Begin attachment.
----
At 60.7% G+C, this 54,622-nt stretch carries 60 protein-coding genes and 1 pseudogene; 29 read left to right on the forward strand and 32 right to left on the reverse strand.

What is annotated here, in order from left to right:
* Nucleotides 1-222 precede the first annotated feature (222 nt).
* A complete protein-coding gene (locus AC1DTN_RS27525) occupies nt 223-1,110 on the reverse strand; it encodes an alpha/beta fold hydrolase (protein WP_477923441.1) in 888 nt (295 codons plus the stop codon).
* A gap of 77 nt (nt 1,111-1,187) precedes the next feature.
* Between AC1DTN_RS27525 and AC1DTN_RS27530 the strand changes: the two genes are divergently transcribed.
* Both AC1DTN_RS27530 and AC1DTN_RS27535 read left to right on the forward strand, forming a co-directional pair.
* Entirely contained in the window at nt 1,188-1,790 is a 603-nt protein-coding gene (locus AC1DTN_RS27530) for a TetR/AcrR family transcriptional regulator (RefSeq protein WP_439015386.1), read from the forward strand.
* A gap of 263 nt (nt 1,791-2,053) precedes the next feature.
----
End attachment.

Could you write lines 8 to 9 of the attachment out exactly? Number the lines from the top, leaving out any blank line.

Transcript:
* Entirely contained in the window at nt 1,188-1,790 is a 603-nt protein-coding gene (locus AC1DTN_RS27530) for a TetR/AcrR family transcriptional regulator (RefSeq protein WP_439015386.1), read from the forward strand.
* A gap of 263 nt (nt 1,791-2,053) precedes the next feature.